BookPick: Support for the Fleet

Based on 45 years’ detailed research, the book concentrates on the remarkable legacy of surviving structures. These bring to vivid life the varied requirements of the sailing navy and its steam-driven successor, and are reflected in successive dockyard remodellings and expansions throughout the world, a remarkable number of which survive to this day to be discovered by the interested reader. Revealed as well are the close links that developed with a rapidly industrialising Britain at the end of the eighteenth century, showing contributions of figures such as Samuel Bentham, Thomas Telford and James Watt.The influence of the Royal Engineers is traced from early beginnings in the 1700s to their major role in the dockyard expansions from the late 1830s into the twentieth century. The architectural development of victualling and ordnance yards, naval hospitals, schools and coaling stations are all described, together with their key contributions to Great Britain’s long naval supremacy.

To give an idea of the extent of the coverage in this splendid volume, for the prospective reader I’m going to list the chapter headings –

    1 The Royal Dockyards in Great Britain, 1700-1835
    2 The Royal Dockyards in Great Britain, 1835-1914
    3 Planning and Building the Royal Dockyards to 1795
    4 Planning and Building the Royal Dockyards, 1795-1914
    5 Engineering Works of the Sailing Navy, 1700-1835
    6 Buildings of the Sailing Navy
    7 Dockyard Housing, Offices and Chapels
    8 Buildings and Engineering Works of the Steam Navy, 1835-1914
    9 Growth of Empire: The Overseas Bases of the Sailing Navy, 1700-1835
    10 Heyday of Empire: The Overseas Bases, 1835-1914
    11 The Mediterranean Bases: Buildings and Engineering Works, 1700-1914
    12 The West Indies and North American Bases: Buildings and Engineering Works, 1700-1914
    13 South Atlantic and Australian Bases: Buildings and Engineering Works, 1700-1914
    14 Feeding the Fleet: The Royal Victualling Yards
    15 Naval Ordnance Yards
    16 Care of the Sick and Wounded: Naval Hospitals
    17 Barracks and Training Establishments

Support for the Fleet is copiously illustrated with maps, plans and photographs. Although an expensive volume, this lively and informative work to my mind stands to the forefront as the definitive guide to the importance and workings of the Royal Navy bases and has to be the ‘go to’ source for this other half of naval life for many years to come. It is highly recommended.


Jonathan Coad Support for the Fleet
Published by English Heritage. ISBN 978-1-84802-055-9

BookPick: Support for the Fleet

by BigJules

The author of this monumental work is Jonathan Coad, a former Inspector of Ancient Monuments. He is a Vice-President of the Society for Nautical Research and a former President of the Royal Archaeological Institute of Great Britain and Ireland. Support for the Fleet traces the architectural and engineering works in the Royal Navy’s shore bases at home and overseas and the political imperatives and technologies that helped shape them up to the First World War.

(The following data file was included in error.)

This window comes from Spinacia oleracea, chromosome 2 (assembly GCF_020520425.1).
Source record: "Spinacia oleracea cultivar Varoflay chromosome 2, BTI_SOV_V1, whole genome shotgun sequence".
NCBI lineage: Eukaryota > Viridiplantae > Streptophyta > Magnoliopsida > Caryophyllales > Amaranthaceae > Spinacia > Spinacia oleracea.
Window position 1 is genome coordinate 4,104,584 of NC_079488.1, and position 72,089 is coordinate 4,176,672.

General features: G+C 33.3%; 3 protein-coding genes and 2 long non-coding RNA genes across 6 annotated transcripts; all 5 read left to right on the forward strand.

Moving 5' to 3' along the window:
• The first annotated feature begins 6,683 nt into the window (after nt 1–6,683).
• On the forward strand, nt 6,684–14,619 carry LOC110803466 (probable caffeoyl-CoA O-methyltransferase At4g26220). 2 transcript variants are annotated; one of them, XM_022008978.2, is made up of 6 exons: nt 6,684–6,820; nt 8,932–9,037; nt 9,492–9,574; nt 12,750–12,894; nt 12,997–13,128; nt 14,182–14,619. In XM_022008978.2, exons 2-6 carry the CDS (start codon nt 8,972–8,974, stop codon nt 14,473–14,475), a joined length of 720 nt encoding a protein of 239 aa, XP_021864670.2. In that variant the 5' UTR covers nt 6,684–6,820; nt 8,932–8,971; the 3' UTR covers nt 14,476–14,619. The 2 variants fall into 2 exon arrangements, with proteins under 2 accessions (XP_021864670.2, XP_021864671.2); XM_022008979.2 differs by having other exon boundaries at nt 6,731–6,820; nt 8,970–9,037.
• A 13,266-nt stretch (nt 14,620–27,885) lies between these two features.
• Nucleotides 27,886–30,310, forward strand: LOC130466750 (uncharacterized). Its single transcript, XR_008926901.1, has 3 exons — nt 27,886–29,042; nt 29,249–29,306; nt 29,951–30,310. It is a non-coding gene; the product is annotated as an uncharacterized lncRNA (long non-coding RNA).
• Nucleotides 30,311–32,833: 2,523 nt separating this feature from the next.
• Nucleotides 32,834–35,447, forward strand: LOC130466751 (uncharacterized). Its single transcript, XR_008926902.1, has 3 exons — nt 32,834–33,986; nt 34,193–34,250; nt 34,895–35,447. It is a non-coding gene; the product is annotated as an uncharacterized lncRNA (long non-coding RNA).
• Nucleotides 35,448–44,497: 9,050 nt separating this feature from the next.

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Based on 45 years’ detailed research, the book concentrates on the remarkable legacy of surviving structures. These bring to vivid life the varied requirements of the sailing navy and its steam-driven successor, and are reflected in successive dockyard remodellings and expansions throughout the world, a remarkable number of which survive to this day to be discovered by the interested reader. Revealed as well are the close links that developed with a rapidly industrialising Britain at the end of the eighteenth century, showing contributions of figures such as Samuel Bentham, Thomas Telford and James Watt.

The influence of the Royal Engineers is traced from early beginnings in the 1700s to their major role in the dockyard expansions from the late 1830s into the twentieth century. The architectural development of victualling and ordnance yards, naval hospitals, schools and coaling stations are all described, together with their key contributions to Great Britain’s long naval supremacy.

To give an idea of the extent of the coverage in this splendid volume, for the prospective reader I’m going to list the chapter headings –

    1 The Royal Dockyards in Great Britain, 1700-1835

 

    2 The Royal Dockyards in Great Britain, 1835-1914

 

    3 Planning and Building the Royal Dockyards to 1795

 

    4 Planning and Building the Royal Dockyards, 1795-1914

 

    5 Engineering Works of the Sailing Navy, 1700-1835

 

    6 Buildings of the Sailing Navy

 

    7 Dockyard Housing, Offices and Chapels

 

    8 Buildings and Engineering Works of the Steam Navy, 1835-1914

 

    9 Growth of Empire: The Overseas Bases of the Sailing Navy, 1700-1835

 

    10 Heyday of Empire: The Overseas Bases, 1835-1914

 

    11 The Mediterranean Bases: Buildings and Engineering Works, 1700-1914

 

    12 The West Indies and North American Bases: Buildings and Engineering Works, 1700-1914

 

    13 South Atlantic and Australian Bases: Buildings and Engineering Works, 1700-1914

 

    14 Feeding the Fleet: The Royal Victualling Yards

 

    15 Naval Ordnance Yards

 

    16 Care of the Sick and Wounded: Naval Hospitals

 

    17 Barracks and Training Establishments

Support for the Fleet is copiously illustrated with maps, plans and photographs. Although an expensive volume, this lively and informative work to my mind stands to the forefront as the definitive guide to the importance and workings of the Royal Navy bases and has to be the ‘go to’ source for this other half of naval life for many years to come. It is highly recommended.


Jonathan Coad Support for the Fleet
Published by English Heritage. ISBN 978-1-84802-055-9